The song of the day for Thursday, June 28, 2018 is “Thou Swell.”
About This Song
“Thou Swell” was written by Richard Rodgers and Lorenz Hart for the 1927 musical A Connecticut Yankee, based on the Mark Twain novel A Connecticut Yankee in King Arthur’s Court. “Thou Swell” is one of more charming songs from the musical, as the lyrics feature a combination of modern and medieval language: “thine eyes are cute too” and “I’d feel so rich in a hut for two.”
About This Version
Tony Bennett recorded this really swell song in 1973 for his remarkable Rodgers and Hart songs recorded for two albums, both released under Bennett’s own label, Improv. This song was released on Tony Bennett Sings More Great Rodgers & Hart.
Why are these songs remarkable? Besides the great material sung by a great singer, The Ruby Braff-George Barnes Quartet was a perfect group for these songs. The group consisted of Braff(cornet), Barnes (guitar), Wayne Wright (also on guitar) and John Guiffrida (bass). No drums, no piano–none of the typical instrumentation for a jazz album. The sound is really perfect, though. I know I return to these songs all the time and I never tire of listening to them.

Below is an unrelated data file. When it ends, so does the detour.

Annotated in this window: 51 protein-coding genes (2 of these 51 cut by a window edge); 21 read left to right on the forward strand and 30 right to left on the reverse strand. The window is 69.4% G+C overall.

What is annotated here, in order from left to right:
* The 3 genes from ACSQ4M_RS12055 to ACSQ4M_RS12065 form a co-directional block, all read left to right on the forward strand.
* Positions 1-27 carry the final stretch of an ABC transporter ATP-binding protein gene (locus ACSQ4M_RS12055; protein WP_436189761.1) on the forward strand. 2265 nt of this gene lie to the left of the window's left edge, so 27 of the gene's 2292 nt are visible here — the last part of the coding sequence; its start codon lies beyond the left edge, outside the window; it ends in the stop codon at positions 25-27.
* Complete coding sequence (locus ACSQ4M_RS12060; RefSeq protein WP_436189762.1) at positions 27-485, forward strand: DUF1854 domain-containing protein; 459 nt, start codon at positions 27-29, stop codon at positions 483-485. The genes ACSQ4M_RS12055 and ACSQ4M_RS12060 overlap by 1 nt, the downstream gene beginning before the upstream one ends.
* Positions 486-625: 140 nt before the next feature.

“Thou Swell,” as well as The Complete Improv Recordidngs, is available from iTunes.
Today we are celebrating the anniversary of the birth of Richard Rodgers, born on June 28, 1902. In many ways, Rodgers, along with his writing partners, defines the American musical theatre. His history started with Larry Hart, a partnership that lasted from 1919 to 1942. In 1943, Rodgers began his legendary partnership with Oscar Hammerstein. They wrote a string of musicals that are still popular today: Oklahoma, Carousel, South Pacific, and The Sound of Music, with few more as well. One of Oscar Hammerstein’s last wishes before his death in 1960 was for Rodgers to work with Hammerstein’s protegé, Stephen Sondheim, a significant proponent of the modern American Musical. Rodgers’ daughter, Mary Rodgers, composed the score for Once Upon a Mattress. Mary’s son, Adam Guettel, has carried the torch forward as a musical theatre composer for shows including Light in the Piazza. It’s a remarkable legacy that continues to define the modern American musical.